Big playgrounds, small playgrounds, concrete playgrounds and grassy natural playgrounds. They can all support high quality outdoor learning. Generally speaking, playgrounds are always bigger than a classroom. We manage to teach in the concrete cube of a classroom and make that motivating; there is no reason why we cannot do that outside. So, this blog is all about ideas to help you make the most of your outdoor space!
Aberuthven Primary School has an exceptional playground. They only have a small space, but have thought about creating different areas. Their field is roughly the size of a tennis court. They have a tiny outdoor classroom out here. Running down the side of this is a slim strip that they use for planting, their mud kitchen, water tray etc.
Their small concrete area has some markings which can support learning. At the far end of their space is a small polytunnel greenhouse (which can act as another outdoor space). But the area I fell in love with is featured in our Upcycle Your Playground Document. It is their magical imagination area which was created with support from their community.
When I list their playground attributes like this, it sounds like a big space; it is not. They have just made the best of what they have through careful consideration and planning.
St Patrick’s Primary in Dumbarton are not short of space, but it is vast and open, which is not always ideal. They used pallets to create a unique outdoor classroom that allows for free-flow learning but helps keep children in the designated area.
Use The Barriers
Walls or fences can be sturdy and allow you to hang signs, chalkboards, water walls and more. They can also be used for hanging plants etc. Though some schools have problems with winds (Scotland is the windiest country in Europe, after all!), please think carefully before you do this and ensure things are securely attached!
Some playground markings can add real value to learning. The key here is to keep them open ended. A hopscotch grid with numbers can be used for traditional play, for practising times tables and number bonds, but not a lot else. A hopscotch grid with the outline but no numbers simply requires chalk and can be used to explore emotions, modern languages, help children learn about time, develop vocabulary, and so much more (see some ideas in our Hopscotch Ideas blog). The same is true for hundred squares etc. And if you do not have markings, you just need some chalk to get the children to create their own!
Keeping it Cosy
It is rare to find a perfectly shaped playground; most have wee nooks and crannies. A wee bench, or some logs that children can move, can create beautiful spaces where children want to hang out. Abertyne Primary and Cawdor Primary are both great at creating these nooks! Abertyne uses the natural layout of their playground with some planting and tyres to do this. Cawdor used a recycled weaving project. Both are brilliant!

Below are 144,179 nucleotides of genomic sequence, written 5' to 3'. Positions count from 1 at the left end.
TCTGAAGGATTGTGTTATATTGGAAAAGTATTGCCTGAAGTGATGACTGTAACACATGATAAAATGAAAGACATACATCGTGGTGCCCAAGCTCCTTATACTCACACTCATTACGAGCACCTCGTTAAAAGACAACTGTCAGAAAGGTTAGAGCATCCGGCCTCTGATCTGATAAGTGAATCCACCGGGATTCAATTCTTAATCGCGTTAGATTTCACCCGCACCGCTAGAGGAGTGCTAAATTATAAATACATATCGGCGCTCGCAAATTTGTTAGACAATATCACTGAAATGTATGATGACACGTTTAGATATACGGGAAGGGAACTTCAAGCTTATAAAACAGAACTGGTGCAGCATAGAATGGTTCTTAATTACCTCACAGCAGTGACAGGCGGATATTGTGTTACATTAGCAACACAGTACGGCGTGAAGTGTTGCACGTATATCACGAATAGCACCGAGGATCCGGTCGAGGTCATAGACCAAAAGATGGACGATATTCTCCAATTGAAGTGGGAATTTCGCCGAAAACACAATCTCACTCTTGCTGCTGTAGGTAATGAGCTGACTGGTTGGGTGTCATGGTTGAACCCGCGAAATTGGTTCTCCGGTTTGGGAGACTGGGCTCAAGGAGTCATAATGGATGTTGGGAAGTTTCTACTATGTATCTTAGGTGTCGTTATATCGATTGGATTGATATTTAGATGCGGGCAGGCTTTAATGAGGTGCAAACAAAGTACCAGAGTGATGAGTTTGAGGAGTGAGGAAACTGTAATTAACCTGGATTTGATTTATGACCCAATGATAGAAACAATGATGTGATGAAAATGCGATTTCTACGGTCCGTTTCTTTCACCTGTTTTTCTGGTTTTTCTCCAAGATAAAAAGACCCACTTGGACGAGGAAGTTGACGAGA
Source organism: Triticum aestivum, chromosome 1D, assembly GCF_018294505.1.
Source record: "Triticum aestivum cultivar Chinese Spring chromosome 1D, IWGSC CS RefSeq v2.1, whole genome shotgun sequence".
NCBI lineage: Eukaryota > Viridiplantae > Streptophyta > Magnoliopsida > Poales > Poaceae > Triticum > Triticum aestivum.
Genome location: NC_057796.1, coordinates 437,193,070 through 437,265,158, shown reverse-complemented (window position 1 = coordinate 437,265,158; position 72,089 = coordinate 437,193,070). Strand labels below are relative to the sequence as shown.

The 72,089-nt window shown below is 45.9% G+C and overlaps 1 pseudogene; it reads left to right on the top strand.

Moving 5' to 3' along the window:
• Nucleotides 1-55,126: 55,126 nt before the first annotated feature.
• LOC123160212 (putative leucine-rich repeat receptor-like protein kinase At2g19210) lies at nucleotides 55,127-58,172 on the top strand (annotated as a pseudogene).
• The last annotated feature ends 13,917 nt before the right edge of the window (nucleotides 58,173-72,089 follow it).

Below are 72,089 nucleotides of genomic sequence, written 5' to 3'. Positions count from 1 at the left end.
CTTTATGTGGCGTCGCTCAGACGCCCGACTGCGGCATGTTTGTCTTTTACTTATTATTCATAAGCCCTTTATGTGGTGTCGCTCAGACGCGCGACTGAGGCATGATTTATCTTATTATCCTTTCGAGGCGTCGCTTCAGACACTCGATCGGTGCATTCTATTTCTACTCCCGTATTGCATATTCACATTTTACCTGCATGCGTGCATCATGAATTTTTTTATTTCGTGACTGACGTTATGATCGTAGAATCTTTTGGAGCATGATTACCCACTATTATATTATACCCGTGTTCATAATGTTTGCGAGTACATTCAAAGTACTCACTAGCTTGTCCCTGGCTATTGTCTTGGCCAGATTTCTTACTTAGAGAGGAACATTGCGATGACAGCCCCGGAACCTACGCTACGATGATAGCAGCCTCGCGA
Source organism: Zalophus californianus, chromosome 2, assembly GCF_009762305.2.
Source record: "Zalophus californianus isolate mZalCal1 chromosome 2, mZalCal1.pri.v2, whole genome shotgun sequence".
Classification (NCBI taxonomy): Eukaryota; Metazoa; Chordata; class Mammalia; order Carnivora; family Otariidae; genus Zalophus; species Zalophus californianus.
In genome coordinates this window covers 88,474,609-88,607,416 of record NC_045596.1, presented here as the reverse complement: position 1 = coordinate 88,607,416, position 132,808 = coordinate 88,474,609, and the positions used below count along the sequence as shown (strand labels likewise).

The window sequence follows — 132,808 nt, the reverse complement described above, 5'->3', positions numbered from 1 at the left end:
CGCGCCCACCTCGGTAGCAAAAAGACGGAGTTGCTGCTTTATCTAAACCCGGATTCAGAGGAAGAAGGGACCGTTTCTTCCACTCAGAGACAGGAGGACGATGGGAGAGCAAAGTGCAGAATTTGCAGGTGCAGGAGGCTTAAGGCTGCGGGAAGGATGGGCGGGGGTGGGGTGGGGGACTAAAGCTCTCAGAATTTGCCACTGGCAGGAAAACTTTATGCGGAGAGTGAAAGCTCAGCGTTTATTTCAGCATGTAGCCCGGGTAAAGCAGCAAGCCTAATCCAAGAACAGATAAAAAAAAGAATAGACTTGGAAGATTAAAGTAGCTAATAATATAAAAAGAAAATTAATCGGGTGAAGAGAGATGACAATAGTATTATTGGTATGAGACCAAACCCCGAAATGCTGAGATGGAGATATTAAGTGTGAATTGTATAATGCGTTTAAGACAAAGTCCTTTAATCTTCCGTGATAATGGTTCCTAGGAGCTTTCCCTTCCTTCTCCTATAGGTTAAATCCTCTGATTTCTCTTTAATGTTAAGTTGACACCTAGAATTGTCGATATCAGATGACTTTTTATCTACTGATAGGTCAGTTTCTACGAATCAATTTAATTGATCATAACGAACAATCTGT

Often schools have fields bigger than they require and want to create a natural area. Many go down the allotment/ gardening route, which is great. Some now, though, are creating Wee Forests. Wee Forest. A Wee Forest is a tennis court-sized, densely planted, fast growing, native species rich woodland in urban Scotland which combines the specific Miywaki planting method with long term school and community engagement through citizen science and volunteering. This is a great, low cost, but effective way to create greenspace. The Woodland Trust donates free trees to schools, so besides from the time commitment, this is a free project.
Creating amazing learning spaces with very little expense, space, or time is possible. They require a little thought, a dot of planning and a dose of advice. Our Upcycle Your Playground Document showcases some great ideas from schools across Scotland that could be used anywhere. While getting drawn into the big, expensive equipment and complex ideas are easy, there is always a simple, low-cost way to start. Piggyback the simple ideas!
November 2022 saw us open up applications for free support visits. They help to highlight how different areas of your playground can be utilised to support learning. We will attend your school to meet with your management team and spend around 30 to 45 minutes with them. During this visit we explore your playground, hear where you are at in your outdoor journey and discuss any challenges you may be facing. The report, which is 30-40 pages long, is also free of charge. Find out more and apply by clicking here.
Love Outdoor Learning offers a range of services to support outdoor learning and play in schools and nurseries. Its membership resources and publications provide a regular supply of fresh activity ideas, and we also offer on-site support through our free advisory visits. We also provide training to help staff develop their skills and knowledge.